Grant to Study How to Disrupt Illicit Cyber Trade of Narcotics and Counterfeit Drugs

The National Science Foundation (NSF) has awarded a major five-year grant to study the illicit online trade of narcotics and counterfeit drugs to Schar School of Policy and Government professor Louise Shelley and her co-principal investigator Edward Huang, an associate professor in George Mason University’s Systems Engineering & Operations Research Department.

Both professors are members of the Schar School’s Terrorism, Transnational Crime and Corruption Center (TraCCC).

The highly competitive award, Shelley said, provides a new direction for the NSF as it seeks to foster sustained multi-disciplinary research among social science, computer science, and engineering to address major issues of national security. The computer science partner of the project is Damon McCoy of New York University’s Tandon School of Engineering.

The study will allow the research team to hire a Schar School postdoctoral researcher in the first year. Doctoral students will be hired to assist in subsequent years of the study.

According to the NSF website, “The objective of this five-year Disrupting Operations of Illicit Supply Networks (D-ISN) study is to understand the operations of illicit actors in the cyberworld, in both the open web and dark web, and the supply chains and payment systems for online drug sales, counterfeit pharmaceuticals, and goods, including Personal Protective Equipment (PPE).”

“This criminal activity is of major concern to Americans as tens of thousands of Americans die annually from narcotics sale online,” Shelley commented. “Moreover, with the COVID-19 pandemic, many more individuals’ lives are placed at risk through the sale of counterfeit medicines and PPE equipment.”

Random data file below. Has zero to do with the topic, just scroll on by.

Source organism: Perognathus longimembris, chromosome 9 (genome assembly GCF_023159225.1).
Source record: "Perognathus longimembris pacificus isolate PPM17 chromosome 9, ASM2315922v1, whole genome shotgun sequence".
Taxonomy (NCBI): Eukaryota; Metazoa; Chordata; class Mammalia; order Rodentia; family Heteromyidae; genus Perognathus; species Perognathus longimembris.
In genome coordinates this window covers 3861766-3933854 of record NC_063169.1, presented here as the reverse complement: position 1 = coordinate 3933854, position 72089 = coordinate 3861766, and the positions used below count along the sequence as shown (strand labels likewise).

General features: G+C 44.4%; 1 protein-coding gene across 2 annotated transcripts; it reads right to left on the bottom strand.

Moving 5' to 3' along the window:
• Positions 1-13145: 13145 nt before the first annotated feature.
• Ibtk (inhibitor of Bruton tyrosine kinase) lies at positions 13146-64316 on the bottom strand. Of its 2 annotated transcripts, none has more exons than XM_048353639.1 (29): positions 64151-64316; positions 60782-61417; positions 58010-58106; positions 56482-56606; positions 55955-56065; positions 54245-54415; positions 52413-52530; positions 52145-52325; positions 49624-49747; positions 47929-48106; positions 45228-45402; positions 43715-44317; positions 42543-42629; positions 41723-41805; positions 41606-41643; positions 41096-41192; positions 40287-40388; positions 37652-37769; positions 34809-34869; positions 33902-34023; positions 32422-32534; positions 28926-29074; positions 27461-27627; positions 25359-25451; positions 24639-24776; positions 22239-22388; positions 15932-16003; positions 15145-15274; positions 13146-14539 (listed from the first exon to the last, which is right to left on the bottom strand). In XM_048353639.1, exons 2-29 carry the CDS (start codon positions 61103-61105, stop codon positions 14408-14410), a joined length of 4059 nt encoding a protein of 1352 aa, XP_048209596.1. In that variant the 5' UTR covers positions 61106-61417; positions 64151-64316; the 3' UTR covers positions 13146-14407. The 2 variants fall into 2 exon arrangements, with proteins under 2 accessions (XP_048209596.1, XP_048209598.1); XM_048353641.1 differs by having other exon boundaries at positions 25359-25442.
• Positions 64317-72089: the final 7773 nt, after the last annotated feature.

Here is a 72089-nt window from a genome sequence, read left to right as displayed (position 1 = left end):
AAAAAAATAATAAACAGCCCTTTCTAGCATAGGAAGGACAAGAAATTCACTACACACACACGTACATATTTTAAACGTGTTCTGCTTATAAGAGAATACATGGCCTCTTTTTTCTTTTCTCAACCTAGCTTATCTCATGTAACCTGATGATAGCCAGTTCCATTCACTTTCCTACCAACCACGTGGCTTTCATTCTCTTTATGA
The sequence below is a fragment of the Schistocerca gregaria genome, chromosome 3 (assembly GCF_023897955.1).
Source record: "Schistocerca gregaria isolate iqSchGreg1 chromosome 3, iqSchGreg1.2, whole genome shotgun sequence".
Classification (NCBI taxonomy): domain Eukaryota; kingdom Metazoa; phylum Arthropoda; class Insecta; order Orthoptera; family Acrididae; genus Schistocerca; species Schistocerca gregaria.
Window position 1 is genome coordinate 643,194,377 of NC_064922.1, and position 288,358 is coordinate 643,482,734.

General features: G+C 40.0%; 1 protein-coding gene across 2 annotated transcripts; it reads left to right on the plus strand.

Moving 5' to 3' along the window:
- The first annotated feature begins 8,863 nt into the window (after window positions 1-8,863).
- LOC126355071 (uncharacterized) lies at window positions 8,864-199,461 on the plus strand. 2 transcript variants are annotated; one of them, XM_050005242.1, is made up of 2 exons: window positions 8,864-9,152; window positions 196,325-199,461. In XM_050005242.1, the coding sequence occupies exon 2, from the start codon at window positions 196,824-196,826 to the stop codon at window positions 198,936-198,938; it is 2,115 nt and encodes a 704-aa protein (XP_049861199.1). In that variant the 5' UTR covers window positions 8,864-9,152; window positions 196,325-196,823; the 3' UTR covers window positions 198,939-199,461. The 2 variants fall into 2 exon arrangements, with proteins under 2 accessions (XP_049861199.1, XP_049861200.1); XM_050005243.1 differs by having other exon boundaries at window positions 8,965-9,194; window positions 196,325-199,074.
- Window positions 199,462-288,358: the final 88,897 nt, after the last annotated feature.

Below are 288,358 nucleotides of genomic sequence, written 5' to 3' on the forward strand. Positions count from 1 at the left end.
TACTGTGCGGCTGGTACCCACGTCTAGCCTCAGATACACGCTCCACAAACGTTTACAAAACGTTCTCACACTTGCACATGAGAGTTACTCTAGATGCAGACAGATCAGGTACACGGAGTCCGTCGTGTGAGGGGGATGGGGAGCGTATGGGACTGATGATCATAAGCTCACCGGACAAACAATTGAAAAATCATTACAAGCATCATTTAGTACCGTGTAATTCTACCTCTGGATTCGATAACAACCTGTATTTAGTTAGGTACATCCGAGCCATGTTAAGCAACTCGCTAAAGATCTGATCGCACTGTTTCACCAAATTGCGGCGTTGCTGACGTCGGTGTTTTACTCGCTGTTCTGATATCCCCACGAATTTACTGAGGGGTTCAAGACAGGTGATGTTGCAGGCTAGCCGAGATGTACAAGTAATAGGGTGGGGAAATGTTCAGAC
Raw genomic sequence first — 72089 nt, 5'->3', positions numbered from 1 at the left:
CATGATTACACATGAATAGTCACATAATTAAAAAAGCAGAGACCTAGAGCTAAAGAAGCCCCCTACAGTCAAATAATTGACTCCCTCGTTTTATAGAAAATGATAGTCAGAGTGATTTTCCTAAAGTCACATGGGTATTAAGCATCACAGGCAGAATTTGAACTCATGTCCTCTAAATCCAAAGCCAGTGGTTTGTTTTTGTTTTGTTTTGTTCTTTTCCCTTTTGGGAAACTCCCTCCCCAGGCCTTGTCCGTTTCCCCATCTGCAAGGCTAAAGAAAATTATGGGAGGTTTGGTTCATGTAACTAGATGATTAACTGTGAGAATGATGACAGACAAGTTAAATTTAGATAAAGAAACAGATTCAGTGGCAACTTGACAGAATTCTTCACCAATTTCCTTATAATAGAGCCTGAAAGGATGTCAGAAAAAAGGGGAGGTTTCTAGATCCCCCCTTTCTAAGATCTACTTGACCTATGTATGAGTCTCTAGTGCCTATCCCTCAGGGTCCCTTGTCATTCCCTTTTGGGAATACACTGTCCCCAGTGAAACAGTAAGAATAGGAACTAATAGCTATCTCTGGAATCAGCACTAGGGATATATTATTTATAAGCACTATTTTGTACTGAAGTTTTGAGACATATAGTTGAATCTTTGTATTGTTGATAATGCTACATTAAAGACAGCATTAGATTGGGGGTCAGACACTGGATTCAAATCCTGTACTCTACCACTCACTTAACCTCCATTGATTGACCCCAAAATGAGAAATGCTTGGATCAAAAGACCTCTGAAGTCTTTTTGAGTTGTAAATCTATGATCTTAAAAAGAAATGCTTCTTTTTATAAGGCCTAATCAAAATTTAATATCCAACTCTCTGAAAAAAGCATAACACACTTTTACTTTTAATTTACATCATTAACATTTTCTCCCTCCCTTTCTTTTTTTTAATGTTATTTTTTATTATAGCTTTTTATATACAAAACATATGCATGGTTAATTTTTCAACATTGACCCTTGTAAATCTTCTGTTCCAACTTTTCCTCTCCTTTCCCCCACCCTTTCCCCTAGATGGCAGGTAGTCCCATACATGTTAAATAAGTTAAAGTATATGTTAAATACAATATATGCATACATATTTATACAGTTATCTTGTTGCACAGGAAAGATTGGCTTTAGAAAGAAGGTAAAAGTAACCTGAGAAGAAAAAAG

The grant “seeks to catalyze game-changing technological innovations by creating tools and supply chain models to improve discovery and traceability of illicitly sourced products and identify effective disruption strategies,” said the NSF statement. “These supply chains will be studied from source to delivery through the money laundering of profits. The results will be informed by datasets drawn from open and dark websites and from data made available by industrial collaborators. The project will advance our national ability to counter malicious activities in the cyberworld and social media innovative approaches using mathematical models, supply chain analytics and computer science for the detection and disruption of drug and counterfeit supply chains.  

“The project uses a multidisciplinary set of methods which include data analysis, mathematical modeling, and ethnographic approaches to advance our understanding of online drug and counterfeit supply chains and how to disrupt them."

Specially, this project will address three major goals in combating drug and counterfeit illicit supply chains: (1) understanding and detecting the illicit trade patterns quantitatively and qualitatively by using data from the payment processing, hosting, underground communications and court cases; (2) constructing a description of the supply chain that can then be modeled using appropriate techniques such as non-cooperative game theory framework to study different disruption strategies; and (3) studying the possibility of different disruption strategies that could be implemented by government, corporate and multilateral actors.

“The project will integrate advanced automated data collection and analysis tools, sociological analysis of the illicit trafficking networks, and adversarial game theory frameworks. The project team's collaboration with industry and discussions with law enforcement agencies will facilitate an interactive process that can fine-tune disruption techniques and suggest pragmatic real-world implementation strategies and policy recommendations.”